Now let me give you an example where a designer (me) saved the day and whole lot of money to boot!! Please let me apologize for that bit of self indulgence, but I am good at what I do, I bet you are good at what you do too! Moving on! I had a client that I had been working with for sometime: window treatments, custom bedding, wall paper selections, paint color changes, in general a whole host of design involvement in their home. They decided to finish their unfinished basement, much to my dismay I was not consulted with the planning process. A high end basement finisher came for an interview and listened to the dreams for the basement. Shortly after the first meeting a set of drawings were created and presented to my clients. I was at the home for an installation and ask if I might take a peek at the construction drawings. My face must have shown my disappointed as my client quickly inquired "what's wrong"! Without hesitation I said this does not fit your needs at all, this is not the way your family lives. I asked if I might have a copy of the drawings to make my suggestions to make it fit their needs. A relieved look came over her face, she did not realize my skills reached beyond just the pretty stuff and that she was sorry for not consulting me. The original design was going to cost a minimum of $5,000 and that was if there were no changes. I knew this family I had learned what their likes and dislikes were and in a couple of days I came back with my ideas, you guessed it they built my design. It gave them everything they desired in the space as well as some unexpected surprises and saved them thousands of dollars! Needless to say I was consulted from that point forward!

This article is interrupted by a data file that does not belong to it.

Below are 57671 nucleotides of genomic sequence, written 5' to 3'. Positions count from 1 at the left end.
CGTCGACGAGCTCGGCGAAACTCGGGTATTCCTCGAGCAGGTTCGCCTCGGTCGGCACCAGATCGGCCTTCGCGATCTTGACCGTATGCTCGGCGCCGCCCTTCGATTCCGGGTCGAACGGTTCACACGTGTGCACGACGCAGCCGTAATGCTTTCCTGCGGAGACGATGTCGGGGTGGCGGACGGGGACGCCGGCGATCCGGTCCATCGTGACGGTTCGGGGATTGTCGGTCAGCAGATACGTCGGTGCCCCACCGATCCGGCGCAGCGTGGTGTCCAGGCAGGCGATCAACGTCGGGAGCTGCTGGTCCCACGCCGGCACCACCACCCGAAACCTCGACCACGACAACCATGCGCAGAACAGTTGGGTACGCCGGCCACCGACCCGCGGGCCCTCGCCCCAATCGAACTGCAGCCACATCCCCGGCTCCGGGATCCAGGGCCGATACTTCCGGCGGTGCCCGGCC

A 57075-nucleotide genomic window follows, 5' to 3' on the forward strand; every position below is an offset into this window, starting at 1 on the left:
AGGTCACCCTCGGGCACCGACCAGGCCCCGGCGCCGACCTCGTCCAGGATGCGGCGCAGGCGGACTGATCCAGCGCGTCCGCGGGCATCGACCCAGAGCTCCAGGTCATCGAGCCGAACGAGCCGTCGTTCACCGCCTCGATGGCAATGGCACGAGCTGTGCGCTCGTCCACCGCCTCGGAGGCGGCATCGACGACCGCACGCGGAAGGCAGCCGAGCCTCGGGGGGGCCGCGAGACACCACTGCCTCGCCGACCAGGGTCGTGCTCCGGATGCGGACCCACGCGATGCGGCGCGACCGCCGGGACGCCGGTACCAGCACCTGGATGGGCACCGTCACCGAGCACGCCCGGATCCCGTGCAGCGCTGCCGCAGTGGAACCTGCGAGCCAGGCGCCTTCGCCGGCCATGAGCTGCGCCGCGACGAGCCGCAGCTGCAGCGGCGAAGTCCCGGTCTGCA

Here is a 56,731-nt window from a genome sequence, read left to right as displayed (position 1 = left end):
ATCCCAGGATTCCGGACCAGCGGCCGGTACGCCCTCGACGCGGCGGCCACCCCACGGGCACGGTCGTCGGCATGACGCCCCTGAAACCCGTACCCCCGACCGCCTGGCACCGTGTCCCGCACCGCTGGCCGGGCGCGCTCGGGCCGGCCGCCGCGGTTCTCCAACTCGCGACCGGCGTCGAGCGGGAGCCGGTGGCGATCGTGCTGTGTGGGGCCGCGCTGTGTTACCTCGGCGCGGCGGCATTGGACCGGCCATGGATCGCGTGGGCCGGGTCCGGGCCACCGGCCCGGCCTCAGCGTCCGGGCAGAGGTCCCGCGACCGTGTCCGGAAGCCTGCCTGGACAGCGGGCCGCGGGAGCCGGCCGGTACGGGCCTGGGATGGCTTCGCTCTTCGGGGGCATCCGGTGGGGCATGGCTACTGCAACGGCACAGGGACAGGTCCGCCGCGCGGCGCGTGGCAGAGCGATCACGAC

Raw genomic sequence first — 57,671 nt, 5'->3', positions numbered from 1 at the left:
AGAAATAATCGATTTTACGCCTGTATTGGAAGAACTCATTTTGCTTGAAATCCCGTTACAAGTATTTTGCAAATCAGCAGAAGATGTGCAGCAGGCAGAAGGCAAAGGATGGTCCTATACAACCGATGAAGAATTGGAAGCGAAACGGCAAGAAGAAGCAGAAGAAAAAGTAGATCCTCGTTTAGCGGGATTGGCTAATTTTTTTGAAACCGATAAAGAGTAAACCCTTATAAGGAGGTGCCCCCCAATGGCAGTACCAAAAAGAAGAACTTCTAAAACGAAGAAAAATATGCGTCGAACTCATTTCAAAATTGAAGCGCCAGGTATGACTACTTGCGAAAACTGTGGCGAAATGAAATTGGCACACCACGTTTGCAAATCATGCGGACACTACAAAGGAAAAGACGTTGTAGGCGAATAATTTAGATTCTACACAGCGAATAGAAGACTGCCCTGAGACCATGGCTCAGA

Page 5 of 5 - I certainly hope you consider an interior designer for a complex project, a good one will be well worth the money you spend and here is why! They will catch potential mistakes and in the long run assist you with making decisions that you will love for years and years.